CATEGORY / OpenLogReplicator

OpenLogReplicator – replication latency

Replication latency is one of the key indicators of good replication.

When I started working on OpenLogReplicator one of my key tasks was to keep the latency as low as possible. What does that mean?

When a client commits a transaction and the database confirms that the transaction is committed – it means that the client can be sure that even if the database breaks the transaction is saved.

Internally the database uses many optimization techniques to speed the process – for example it may be grouping transactions from many clients and write them together – to reduce the delay of confirming them their transactions.

When OpenLogReplicator reads the transaction log – even it it would see a COMMIT Op Code (5.4) in the redo log it can not be absolutely sure that it has already read all the peaces of the whole transaction. Oracle database can change the order of the transaction chunks in the redo log and they might appear in not strict order on disk.

Let’s try to measure how low can be the latency – between the actual commit of the transaction and the moment that it would be read by OpenLogReplicator and sent to Kafka (the time of logging to the Kafka queue).

But before you look at results I want to make a disclaimer:

  1. The test have been run on home PC lab – not very fancy – your results can vary
  2. I have not made any special optimizations – just used default parameters for the database and OpenLogReplicator
  3. What I am actually measuring is the latency between the INSERT operation and commit to Kafka (not the time of the COMMIT in the database)

The test is very simple:

  1. Database box – Intel i5 with SSD drive running Linux64 and Oracle 19c database
  2. 1G LAN
  3. Kafka box – Intel i7 with SSD drive running Linux64, OpenLogReplicator and Kafka

I have run Kafka on Docker and mounted database disk (containing redo logs) using sshfs (wiht no compression aes128-ctr cipher) and so that OpenLogReplicator box could read database redo logs.

The test is just a simple:

create table usr1.adam1(a numeric, b number(10), c number(10, 2), d char(10), e varchar2(10), f timestamp(9), g date);
alter table usr1.adam1 add constraint adam1_pk primary key(a);

And filled with single-row transactions:

declare
    tmstp timestamp(9);
begin
    select current_timestamp into tmstp from dual;
	for i in 1 .. 1000000 loop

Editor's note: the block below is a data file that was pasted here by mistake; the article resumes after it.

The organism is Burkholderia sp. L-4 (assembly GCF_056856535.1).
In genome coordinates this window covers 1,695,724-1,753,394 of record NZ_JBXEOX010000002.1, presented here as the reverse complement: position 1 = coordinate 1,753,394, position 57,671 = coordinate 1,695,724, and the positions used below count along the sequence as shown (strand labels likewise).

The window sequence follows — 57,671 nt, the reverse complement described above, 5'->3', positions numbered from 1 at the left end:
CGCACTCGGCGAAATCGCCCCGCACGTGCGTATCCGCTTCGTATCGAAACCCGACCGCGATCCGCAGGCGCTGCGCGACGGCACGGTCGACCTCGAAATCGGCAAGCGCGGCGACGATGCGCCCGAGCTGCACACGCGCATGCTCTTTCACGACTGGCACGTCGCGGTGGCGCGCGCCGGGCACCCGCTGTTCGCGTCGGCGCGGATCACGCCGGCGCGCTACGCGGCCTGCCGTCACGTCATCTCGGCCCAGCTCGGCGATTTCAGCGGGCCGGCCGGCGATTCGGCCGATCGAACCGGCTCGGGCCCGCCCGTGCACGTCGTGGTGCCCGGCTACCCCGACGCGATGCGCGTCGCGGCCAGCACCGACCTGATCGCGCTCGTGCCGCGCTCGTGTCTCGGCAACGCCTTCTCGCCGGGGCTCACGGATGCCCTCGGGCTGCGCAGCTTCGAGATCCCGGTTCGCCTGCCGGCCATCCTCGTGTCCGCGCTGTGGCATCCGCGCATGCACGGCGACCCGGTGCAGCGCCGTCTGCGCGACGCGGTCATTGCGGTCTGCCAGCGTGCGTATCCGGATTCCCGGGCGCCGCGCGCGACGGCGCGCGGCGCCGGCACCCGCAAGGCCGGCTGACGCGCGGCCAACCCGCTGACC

insert into usr1.adam1 values(i, 0010, 10.22, '010', '010', tmstp, null);
		commit;
		select current_timestamp into tmstp from dual;
	end loop;
end;
/

The SQL file generates 1M to be inserted and on my test box takes about 1m54s to complete. It generates 1.143G of redo logs which roughly gives 10MB/s redo generation. Just single thread, not much.

I have measured the actual speed of processing redo logs on my laptop and OpenLogReplicator can process redo logs in about 32s which gives speed about 35MB/s. This is just my laptop and home lab with Kafka running on the same box, so don’t expect great results. Please have in mind that the result of run 32s comes from a second run – when the test was completed – and reading all transactions from archived redo logs.

But what would be the latency?

To measure the latency I am using the timestamp for the record measured just after running the COMMIT command. There is no other good way of measuring when exactly COMMIT has finished.

It looks like that for a typical workload the replication latency is about 11,7ms, but when the database increase checkpoint blocks – spikes appear. This is something I can’t care anything about.

More performance tests to come.

This is an updated version of the graph. The previous test result was considered spoiled since it did not measure transaction latency but commit latency of the database itself.

OpenLogReplicator – logdump functionality

A side product of OpenLogReplicator is the ability to create logs which are in a very simular form as the logdump command from Oracle database.

To create such dump you need to configure parameter in the OpenLogReplicator CFG file.

"dumplogfile": "2",

There are 2 allowed values:

  1. create classic ‘logdump’ output
  2. create classic ‘logdump’ output enhanced with interpretation of additional fields for which logdump does not print any information – like supplemental log data